Speaker Deck

Are ALMs/altmetrics propagating global inequality?

by Juan Pablo Alperin

Published October 11, 2013 in Science

Presentation given at the ALM Workshop in San Francisco, October 10-12, 2013

Altmetrics/Article Level Metrics (ALMs) may prove to be a disruptive force in today's scholarly communication landscpae, but scholars in the developing world have little hope of benefiting from their increased prevalence. Like with commerically-controlled citation indexes before them, ALM/altmetrics are highly biased towards those in the global North (both in uptake and in the resulting metrics). Yet, these biases are hardly ever acknowledged and even less frequently taken into consideration. As the ALM/altmerics movements consolidate around a group of stakeholders located exclusively in the global North, the rest of the world will once again be left behind and the rest of the world will be forced play catch-up in a race it has no hope of winning.

In a humble attempt to give scholars in the developing world a chance in this race, the Public Knowledge Project (PKP) is beginning to roll out an implementation of PLOS' ALM application focused on journals in the developing world. The service has the potential to reach thousands of journals using Open Journal Systems and, if successful, can encourage journal editors to stear their journals towards a broader public. The hope is that by starting at the same time as those in the North, and by becoming heavy users, scholars from developing countries will be able to take advantage of the potential ALM/altmetrics offer, as well as shape their development to suit their needs.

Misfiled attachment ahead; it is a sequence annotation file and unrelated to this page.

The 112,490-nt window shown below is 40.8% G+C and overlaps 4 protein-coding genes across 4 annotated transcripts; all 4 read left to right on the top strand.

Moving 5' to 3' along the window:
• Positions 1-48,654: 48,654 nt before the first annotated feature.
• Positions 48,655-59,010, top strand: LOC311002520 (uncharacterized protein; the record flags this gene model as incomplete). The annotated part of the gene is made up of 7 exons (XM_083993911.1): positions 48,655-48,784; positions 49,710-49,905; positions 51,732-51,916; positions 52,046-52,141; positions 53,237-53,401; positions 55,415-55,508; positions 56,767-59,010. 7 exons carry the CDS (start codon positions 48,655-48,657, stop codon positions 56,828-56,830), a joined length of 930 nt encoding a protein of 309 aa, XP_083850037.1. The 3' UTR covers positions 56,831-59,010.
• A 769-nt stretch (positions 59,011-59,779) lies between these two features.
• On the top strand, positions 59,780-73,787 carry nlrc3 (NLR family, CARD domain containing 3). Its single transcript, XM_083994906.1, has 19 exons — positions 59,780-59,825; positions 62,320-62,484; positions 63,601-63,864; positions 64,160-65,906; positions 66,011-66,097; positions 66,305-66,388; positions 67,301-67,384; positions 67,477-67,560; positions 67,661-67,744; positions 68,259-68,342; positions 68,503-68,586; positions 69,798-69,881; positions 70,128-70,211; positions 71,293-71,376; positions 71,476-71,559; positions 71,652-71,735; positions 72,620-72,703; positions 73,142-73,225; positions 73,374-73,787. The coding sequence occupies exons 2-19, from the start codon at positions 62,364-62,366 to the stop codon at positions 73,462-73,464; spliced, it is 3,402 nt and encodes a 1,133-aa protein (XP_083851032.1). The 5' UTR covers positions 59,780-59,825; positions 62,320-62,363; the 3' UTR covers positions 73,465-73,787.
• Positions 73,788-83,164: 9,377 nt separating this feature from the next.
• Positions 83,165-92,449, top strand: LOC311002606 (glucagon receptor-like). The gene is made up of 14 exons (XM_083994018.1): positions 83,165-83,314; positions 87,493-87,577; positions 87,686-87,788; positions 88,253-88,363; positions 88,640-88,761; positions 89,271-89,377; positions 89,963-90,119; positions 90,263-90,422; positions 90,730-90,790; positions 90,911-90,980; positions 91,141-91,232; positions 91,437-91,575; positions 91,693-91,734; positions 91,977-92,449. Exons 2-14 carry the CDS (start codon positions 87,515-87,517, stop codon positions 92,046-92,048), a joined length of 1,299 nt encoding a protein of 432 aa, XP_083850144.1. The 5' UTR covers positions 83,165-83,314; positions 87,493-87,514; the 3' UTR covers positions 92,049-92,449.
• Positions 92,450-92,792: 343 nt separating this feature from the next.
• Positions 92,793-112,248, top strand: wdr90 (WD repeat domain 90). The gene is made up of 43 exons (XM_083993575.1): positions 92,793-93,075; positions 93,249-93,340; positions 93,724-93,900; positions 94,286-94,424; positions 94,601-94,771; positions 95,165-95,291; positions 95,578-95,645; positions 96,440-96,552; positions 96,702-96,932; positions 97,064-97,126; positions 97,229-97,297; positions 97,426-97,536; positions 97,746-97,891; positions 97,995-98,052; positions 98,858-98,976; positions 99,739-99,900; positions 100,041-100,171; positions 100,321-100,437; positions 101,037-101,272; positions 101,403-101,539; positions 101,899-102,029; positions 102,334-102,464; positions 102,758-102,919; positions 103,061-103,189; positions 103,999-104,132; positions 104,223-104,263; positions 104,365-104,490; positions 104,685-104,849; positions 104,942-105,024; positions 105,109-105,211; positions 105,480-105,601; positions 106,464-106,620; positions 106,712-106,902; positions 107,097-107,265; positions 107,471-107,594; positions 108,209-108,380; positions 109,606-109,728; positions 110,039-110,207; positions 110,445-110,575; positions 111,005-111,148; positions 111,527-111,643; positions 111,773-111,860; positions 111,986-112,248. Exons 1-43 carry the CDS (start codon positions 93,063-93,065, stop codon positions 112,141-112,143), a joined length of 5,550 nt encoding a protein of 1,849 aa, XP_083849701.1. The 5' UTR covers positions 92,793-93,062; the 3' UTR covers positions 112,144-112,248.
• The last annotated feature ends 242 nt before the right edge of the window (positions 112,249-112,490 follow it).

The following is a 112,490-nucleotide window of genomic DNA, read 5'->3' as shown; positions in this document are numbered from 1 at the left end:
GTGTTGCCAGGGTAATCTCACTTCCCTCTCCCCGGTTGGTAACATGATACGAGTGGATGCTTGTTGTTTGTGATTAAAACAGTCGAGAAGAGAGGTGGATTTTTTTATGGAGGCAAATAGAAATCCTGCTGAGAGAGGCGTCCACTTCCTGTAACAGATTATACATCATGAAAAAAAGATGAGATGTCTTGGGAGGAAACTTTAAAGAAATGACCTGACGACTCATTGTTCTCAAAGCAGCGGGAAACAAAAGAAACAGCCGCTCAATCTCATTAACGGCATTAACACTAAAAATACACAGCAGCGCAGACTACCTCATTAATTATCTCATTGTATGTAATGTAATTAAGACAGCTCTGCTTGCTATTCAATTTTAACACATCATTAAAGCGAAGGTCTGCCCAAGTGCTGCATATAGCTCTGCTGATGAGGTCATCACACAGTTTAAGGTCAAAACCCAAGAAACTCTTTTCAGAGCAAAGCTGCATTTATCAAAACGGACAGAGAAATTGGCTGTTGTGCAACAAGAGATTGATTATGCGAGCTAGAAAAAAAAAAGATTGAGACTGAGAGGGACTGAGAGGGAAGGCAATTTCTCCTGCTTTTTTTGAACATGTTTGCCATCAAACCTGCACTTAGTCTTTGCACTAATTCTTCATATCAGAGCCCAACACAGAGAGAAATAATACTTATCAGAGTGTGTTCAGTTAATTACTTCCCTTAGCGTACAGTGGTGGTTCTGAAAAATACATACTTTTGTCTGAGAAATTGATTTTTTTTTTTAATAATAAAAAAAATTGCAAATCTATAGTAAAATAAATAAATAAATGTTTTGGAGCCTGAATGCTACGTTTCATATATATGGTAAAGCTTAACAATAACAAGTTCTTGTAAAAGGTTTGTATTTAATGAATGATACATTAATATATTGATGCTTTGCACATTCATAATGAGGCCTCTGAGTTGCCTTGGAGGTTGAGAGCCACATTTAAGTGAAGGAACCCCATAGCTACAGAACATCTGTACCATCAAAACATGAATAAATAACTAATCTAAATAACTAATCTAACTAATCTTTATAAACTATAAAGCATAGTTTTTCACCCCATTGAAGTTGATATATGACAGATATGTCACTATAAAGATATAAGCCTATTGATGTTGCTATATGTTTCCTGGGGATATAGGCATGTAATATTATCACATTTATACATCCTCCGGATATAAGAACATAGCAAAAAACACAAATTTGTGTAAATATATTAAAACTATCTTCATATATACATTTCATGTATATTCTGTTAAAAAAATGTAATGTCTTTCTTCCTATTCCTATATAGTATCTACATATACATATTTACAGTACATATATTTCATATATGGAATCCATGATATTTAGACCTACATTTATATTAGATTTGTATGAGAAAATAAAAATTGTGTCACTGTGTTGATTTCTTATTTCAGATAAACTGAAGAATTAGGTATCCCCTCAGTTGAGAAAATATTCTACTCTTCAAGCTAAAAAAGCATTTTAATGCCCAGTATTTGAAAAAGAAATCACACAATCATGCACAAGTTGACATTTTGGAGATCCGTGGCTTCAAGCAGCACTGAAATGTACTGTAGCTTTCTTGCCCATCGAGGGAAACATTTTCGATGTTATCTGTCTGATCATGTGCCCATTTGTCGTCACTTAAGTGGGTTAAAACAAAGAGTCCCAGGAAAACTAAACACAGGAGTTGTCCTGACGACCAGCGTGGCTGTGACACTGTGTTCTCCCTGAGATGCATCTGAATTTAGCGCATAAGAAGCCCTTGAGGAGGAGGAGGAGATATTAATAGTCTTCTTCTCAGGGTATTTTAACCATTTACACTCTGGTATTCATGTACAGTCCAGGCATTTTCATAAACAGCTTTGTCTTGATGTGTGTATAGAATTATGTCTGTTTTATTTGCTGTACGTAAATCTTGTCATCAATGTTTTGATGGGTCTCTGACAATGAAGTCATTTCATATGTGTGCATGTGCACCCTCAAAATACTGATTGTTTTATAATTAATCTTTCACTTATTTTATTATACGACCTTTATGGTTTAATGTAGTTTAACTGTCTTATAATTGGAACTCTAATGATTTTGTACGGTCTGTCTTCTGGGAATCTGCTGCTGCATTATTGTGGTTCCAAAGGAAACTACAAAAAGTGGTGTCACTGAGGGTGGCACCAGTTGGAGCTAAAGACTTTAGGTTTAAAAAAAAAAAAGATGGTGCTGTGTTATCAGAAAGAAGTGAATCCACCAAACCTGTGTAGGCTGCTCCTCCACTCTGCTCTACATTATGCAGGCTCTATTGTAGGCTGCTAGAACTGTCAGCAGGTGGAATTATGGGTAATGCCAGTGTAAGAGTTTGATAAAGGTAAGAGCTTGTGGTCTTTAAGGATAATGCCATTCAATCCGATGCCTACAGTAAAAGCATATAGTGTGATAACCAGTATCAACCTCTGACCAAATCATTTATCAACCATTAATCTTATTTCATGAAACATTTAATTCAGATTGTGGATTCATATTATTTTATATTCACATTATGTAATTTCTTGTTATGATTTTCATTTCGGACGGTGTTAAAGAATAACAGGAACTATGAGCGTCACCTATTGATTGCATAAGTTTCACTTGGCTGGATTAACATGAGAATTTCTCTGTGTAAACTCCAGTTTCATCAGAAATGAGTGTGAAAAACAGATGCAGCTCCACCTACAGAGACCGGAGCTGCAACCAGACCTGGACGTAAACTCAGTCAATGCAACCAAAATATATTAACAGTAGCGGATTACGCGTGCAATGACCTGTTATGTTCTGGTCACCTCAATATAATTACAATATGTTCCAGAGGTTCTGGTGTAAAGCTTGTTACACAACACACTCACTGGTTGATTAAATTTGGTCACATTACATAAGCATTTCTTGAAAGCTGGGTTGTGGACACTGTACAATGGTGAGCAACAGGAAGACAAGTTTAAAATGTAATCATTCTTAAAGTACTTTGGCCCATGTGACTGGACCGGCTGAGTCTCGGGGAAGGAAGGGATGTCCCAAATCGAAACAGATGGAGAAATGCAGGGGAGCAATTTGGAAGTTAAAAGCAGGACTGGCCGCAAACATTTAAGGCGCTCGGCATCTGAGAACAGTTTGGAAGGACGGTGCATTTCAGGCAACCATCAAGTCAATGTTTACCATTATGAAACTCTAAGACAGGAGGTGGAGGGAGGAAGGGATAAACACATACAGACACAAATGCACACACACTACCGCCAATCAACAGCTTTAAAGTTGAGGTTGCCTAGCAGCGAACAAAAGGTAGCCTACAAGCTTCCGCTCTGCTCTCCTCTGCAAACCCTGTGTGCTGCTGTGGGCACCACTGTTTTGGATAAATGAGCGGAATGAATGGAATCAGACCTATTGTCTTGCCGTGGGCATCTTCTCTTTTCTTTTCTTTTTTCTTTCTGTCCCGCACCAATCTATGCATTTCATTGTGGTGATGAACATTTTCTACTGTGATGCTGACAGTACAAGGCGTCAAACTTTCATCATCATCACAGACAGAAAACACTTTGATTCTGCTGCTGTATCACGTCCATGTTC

The future of scholarly communication needs to be inclusive of diverse local contexts and tailored to address national development goals, not just serve the scientific elite. As I present PKP's new ALM service and the challenges encountered, I challenge you to think outside of your own context and better understand the implications and needs of scholars in the developing world. And to think about how you can shape the future of scholarly communication to serve the development of higher education systems, to foster a research culture that is responsive to social needs, and to provide a platform to those that have traditionally been excluded from scholarly exchange.